}
  }
}

Mixins

SCSS allows you to create reusable code snippets using mixins, which are like functions in programming languages. You can pass arguments to mixins and use them in different places. For example:

@mixin border-radius($radius) {
  -webkit-border-radius: $radius;
  -moz-border-radius: $radius;
  -ms-border-radius: $radius;
  border-radius: $radius;
}

.button {
  @include border-radius(10px);
}

Operators

SCSS allows you to perform arithmetic operations on numbers, colors, and other values. For example:

.container {
  width: 100% / 3;
  background-color: #ff0000 + #00ff00;
}

Functions

SCSS allows you to define custom functions using the @function directive. You can also use built-in functions provided by SCSS, such as lighten, darken, adjust-hue, and so on. For example:

@function double($number) {
  @return $number * 2;
}

.box {
  width: double(50px);
}

Imports

SCSS allows you to import other SCSS files using the @import directive. This helps to organize your code into modular files and avoid duplication. For example:

@import "variables";
@import "mixins";
@import "layout";

Control directives

SCSS allows you to use control directives such as @if, @else, @for, @each, and @while to add logic and loops to your stylesheets. For example:

$colors: red, green, blue;

@each $color in $colors {
  .#{$color}-text {
    color: $color;
  }
}

Some of the advantages of using SCSS are:

  • Expressiveness: SCSS uses less amount of lines in its code than CSS, which makes the code load faster.
  • Maintainability: SCSS helps to keep your code organized and modular, which makes it easier to maintain and update.
  • Extensibility: SCSS helps to extend the functionality of CSS with variables, mixins, functions, and other features.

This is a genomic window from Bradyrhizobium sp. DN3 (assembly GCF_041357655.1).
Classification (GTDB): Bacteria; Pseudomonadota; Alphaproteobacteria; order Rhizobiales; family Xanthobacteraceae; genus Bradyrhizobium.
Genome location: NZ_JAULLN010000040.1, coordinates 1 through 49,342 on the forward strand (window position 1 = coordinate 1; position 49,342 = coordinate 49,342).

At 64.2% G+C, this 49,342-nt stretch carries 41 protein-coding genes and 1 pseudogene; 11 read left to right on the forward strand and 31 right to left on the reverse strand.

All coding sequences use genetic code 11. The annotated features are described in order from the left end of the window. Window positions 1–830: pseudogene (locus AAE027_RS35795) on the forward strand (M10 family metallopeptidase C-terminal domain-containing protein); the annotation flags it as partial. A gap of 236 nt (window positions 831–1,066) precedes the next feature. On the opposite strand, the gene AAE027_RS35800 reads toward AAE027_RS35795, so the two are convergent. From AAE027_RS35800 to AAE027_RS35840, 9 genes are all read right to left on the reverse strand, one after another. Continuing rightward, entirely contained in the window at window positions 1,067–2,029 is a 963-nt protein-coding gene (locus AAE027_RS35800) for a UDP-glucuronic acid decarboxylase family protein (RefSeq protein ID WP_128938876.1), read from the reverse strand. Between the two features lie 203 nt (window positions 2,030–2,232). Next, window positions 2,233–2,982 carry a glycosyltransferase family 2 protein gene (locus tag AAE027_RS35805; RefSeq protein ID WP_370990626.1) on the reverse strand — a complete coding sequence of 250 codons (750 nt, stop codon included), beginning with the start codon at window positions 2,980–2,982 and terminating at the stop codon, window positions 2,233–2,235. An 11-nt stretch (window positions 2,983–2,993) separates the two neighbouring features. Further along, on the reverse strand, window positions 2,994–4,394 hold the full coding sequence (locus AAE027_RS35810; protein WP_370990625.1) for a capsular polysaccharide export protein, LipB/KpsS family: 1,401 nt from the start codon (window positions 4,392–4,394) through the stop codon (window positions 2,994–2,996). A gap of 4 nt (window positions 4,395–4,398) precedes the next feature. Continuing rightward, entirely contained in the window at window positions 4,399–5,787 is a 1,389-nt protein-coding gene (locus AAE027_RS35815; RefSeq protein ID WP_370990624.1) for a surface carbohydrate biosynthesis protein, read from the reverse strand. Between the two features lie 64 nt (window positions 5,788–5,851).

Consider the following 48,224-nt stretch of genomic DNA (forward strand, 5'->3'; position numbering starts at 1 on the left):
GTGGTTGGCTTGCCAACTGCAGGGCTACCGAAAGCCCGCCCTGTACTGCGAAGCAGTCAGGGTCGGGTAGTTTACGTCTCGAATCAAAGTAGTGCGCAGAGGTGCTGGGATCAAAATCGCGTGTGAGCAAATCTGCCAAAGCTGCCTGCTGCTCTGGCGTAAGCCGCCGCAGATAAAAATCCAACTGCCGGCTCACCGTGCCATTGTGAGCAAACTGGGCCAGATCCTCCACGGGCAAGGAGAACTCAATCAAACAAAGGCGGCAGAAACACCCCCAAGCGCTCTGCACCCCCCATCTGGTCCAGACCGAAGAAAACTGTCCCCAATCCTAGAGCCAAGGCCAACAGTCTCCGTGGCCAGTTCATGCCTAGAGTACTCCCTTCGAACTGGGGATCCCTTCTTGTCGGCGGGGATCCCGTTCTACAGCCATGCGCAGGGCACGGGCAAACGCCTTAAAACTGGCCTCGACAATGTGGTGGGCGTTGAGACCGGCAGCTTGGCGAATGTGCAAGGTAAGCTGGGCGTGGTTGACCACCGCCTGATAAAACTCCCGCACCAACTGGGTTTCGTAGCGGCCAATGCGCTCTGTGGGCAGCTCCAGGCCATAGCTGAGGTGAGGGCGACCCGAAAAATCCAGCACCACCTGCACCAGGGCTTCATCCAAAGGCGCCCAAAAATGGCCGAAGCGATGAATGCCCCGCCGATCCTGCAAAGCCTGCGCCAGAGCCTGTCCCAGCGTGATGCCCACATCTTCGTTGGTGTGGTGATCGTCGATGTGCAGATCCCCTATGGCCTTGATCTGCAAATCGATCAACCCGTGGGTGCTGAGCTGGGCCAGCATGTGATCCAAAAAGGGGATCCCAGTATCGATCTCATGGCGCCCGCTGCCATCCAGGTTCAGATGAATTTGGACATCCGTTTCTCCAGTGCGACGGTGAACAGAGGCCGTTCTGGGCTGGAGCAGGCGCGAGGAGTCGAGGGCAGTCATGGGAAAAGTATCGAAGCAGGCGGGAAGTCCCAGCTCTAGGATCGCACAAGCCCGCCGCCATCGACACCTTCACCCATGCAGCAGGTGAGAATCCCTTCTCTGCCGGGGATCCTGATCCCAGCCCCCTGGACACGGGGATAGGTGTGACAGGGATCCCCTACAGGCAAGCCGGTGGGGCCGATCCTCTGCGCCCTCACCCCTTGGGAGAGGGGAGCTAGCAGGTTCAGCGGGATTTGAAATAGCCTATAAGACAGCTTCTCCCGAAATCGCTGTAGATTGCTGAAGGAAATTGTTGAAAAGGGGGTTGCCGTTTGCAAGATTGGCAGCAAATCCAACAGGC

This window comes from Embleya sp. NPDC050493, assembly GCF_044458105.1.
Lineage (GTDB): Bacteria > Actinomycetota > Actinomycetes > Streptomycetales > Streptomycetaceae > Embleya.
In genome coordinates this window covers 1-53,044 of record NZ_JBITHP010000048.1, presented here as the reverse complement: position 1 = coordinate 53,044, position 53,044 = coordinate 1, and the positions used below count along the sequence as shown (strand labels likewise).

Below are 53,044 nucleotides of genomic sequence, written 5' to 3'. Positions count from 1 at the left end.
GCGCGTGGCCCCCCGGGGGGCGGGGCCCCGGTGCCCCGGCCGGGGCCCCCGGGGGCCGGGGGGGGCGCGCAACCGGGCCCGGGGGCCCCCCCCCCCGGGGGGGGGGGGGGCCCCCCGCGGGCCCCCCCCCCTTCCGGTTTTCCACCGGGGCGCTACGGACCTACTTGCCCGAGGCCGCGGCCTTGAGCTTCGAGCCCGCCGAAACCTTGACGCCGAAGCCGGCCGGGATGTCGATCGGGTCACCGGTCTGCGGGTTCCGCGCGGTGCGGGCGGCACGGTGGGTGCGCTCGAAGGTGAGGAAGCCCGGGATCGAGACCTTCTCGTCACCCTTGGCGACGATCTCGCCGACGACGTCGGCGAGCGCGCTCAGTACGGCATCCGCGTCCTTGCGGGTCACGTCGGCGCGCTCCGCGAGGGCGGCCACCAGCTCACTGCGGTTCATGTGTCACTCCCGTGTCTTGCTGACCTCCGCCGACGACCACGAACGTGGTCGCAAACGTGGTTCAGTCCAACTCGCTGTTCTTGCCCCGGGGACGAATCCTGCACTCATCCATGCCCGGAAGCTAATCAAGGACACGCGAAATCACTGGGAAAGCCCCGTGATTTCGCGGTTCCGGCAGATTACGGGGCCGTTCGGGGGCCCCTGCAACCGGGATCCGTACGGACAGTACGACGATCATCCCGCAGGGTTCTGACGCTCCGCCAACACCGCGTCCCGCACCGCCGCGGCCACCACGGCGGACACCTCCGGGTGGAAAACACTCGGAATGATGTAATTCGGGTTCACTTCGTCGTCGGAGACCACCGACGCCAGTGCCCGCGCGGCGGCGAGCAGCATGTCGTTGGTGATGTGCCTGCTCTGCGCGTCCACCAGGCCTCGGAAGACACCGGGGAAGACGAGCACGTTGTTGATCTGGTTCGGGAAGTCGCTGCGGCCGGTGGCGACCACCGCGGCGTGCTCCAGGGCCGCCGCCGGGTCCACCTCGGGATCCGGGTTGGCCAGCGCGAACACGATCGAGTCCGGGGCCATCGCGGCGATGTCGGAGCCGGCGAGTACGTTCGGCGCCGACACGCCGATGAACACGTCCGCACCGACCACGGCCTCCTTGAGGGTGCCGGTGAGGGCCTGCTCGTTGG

• Compatibility: SCSS is fully compatible with standard CSS, which means you can use any existing CSS code or library with SCSS.

Some of the disadvantages of using SCSS are:

  • Compilation: SCSS files must be preprocessed into standard CSS files using a preprocessor such as Sass or Less. This adds an extra step to the development process and requires additional tools and dependencies.
  • Debugging: SCSS files may not be directly debuggable in the browser, as the browser only sees the compiled CSS code. You may need to use source maps or other tools to trace back the errors to the original SCSS code.
  • Learning curve: SCSS may require some learning time and effort to master its syntax and features, especially for beginners who are not familiar with programming concepts.

How to Choose Between CSS and SCSS?

Both CSS and SCSS have their pros and cons, and there is no definitive answer to which one is better. It depends on your project requirements, preferences, and skills. Here are some factors that may help you decide which one to use:

  • Project size and complexity: If your project is small and simple, you may not need the extra features and functionalities of SCSS. You can use plain CSS to style your web pages quickly and easily. However, if your project is large and complex, you may benefit from using SCSS to organize your code into modular files, reuse common values with variables and mixins, add logic and loops with control directives, and so on.
  • Development environment and tools: If you want to use SCSS, you need to set up a preprocessor tool such as Sass or Less in your development environment. You also need to configure it properly to compile your SCSS files into CSS files. This may require some additional time and effort on your part. However, if you use plain CSS, you don't need any extra tools or dependencies. You can write your CSS code in any text editor and link it directly to your HTML file.
  • Browser support and compatibility: If you want to use SCSS, you need to make sure that your compiled CSS code is compatible with all the browsers that you want to support. You may need to use vendor prefixes or polyfills for some features that are not widely supported by all browsers. However, if you use plain CSS, you don't need to worry about browser compatibility as much. You can use any standard CSS feature that is supported by most browsers.

Conclusion

In this blog post, we discussed the difference between CSS and SCSS as well as their larger role in the world of web design and development. CSS is the defacto web standard for styling a web page, while the preprocessor Sass and its SCSS syntax extend CSS with the programming features you need to do more with less.

I hope this blog post helped you understand the difference between CSS and SCSS, and inspired you to use them in your web development projects. If you have any questions or feedback, please feel free to leave a comment below. Happy coding!